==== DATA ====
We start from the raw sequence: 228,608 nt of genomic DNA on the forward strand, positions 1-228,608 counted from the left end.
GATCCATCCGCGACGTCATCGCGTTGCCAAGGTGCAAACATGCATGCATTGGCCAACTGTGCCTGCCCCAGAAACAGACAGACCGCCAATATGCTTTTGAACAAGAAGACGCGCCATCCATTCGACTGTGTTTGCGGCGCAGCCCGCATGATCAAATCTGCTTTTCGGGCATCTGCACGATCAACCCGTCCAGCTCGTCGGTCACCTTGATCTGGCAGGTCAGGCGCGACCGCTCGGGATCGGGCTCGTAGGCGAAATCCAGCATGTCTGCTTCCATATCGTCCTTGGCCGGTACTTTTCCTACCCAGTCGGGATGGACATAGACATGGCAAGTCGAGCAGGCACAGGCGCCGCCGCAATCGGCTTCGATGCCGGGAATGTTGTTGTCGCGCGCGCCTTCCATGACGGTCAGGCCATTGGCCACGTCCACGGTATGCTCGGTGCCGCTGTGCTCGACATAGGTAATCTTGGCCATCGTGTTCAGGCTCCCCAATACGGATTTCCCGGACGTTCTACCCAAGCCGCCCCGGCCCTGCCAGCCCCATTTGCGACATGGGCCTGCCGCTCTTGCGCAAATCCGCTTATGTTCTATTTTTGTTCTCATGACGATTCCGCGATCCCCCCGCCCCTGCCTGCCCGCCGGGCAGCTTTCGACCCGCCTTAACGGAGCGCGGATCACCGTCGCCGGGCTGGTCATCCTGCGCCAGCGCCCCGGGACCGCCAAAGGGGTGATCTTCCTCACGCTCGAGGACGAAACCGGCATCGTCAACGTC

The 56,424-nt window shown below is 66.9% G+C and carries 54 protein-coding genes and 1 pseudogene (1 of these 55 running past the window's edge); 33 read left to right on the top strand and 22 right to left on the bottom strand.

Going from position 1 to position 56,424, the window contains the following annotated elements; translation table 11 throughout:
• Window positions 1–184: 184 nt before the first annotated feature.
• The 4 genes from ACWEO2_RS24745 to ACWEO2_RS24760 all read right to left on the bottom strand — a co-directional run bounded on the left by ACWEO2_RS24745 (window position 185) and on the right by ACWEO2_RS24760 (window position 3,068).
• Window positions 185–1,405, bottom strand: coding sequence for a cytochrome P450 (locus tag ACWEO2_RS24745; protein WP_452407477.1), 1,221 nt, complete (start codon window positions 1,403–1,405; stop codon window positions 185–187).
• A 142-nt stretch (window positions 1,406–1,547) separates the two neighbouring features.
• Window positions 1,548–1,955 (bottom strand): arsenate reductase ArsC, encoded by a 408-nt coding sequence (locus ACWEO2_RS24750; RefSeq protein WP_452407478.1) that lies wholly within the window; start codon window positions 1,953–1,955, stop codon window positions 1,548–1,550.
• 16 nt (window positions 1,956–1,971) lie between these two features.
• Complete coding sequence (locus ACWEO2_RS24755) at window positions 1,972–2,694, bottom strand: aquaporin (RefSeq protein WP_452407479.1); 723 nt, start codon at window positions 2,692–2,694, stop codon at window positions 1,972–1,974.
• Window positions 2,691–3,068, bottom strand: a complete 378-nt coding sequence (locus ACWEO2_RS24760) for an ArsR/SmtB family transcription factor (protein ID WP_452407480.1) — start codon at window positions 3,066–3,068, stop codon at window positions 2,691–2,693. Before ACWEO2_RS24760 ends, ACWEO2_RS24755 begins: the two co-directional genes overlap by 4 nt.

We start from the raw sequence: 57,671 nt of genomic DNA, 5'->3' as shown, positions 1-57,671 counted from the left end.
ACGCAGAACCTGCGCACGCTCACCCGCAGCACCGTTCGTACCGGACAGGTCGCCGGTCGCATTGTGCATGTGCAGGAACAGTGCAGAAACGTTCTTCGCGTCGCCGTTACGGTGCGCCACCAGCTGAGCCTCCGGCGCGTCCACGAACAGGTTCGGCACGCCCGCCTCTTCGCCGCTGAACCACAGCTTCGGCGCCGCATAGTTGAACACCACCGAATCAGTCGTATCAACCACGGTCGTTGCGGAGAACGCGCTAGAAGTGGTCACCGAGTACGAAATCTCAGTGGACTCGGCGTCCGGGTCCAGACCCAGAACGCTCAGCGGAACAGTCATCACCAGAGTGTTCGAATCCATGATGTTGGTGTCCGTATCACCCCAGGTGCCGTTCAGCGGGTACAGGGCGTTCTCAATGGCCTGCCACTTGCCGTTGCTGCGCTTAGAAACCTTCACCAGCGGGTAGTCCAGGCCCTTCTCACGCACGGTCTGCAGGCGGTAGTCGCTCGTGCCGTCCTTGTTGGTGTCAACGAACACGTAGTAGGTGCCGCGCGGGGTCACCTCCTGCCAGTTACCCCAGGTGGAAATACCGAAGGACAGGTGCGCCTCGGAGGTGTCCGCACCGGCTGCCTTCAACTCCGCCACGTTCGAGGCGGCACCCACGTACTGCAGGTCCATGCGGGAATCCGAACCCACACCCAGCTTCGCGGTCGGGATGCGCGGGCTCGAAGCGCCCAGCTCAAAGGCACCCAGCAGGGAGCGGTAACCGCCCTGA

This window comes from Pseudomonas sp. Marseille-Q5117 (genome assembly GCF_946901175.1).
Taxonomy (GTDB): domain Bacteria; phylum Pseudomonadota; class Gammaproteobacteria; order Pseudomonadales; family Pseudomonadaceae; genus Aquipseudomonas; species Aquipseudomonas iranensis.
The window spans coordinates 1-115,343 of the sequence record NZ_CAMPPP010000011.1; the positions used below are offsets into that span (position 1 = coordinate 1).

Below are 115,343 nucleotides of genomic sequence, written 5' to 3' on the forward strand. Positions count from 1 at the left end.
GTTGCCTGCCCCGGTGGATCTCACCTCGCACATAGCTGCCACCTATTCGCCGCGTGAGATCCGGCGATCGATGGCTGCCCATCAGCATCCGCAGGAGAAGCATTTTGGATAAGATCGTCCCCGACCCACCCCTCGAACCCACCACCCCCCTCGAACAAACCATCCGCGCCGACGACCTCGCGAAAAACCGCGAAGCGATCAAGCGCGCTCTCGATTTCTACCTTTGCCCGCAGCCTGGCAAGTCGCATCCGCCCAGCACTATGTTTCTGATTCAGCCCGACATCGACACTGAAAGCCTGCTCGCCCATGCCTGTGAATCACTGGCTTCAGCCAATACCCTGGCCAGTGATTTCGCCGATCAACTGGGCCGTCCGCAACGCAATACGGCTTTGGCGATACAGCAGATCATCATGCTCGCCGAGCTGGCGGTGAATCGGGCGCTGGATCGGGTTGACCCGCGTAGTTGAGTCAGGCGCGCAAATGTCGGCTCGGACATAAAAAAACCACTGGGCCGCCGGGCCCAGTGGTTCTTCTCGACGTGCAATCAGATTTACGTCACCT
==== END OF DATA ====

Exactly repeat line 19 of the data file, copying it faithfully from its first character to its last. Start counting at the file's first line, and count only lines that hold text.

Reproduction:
GTTGCCTGCCCCGGTGGATCTCACCTCGCACATAGCTGCCACCTATTCGCCGCGTGAGATCCGGCGATCGATGGCTGCCCATCAGCATCCGCAGGAGAAGCATTTTGGATAAGATCGTCCCCGACCCACCCCTCGAACCCACCACCCCCCTCGAACAAACCATCCGCGCCGACGACCTCGCGAAAAACCGCGAAGCGATCAAGCGCGCTCTCGATTTCTACCTTTGCCCGCAGCCTGGCAAGTCGCATCCGCCCAGCACTATGTTTCTGATTCAGCCCGACATCGACACTGAAAGCCTGCTCGCCCATGCCTGTGAATCACTGGCTTCAGCCAATACCCTGGCCAGTGATTTCGCCGATCAACTGGGCCGTCCGCAACGCAATACGGCTTTGGCGATACAGCAGATCATCATGCTCGCCGAGCTGGCGGTGAATCGGGCGCTGGATCGGGTTGACCCGCGTAGTTGAGTCAGGCGCGCAAATGTCGGCTCGGACATAAAAAAACCACTGGGCCGCCGGGCCCAGTGGTTCTTCTCGACGTGCAATCAGATTTACGTCACCT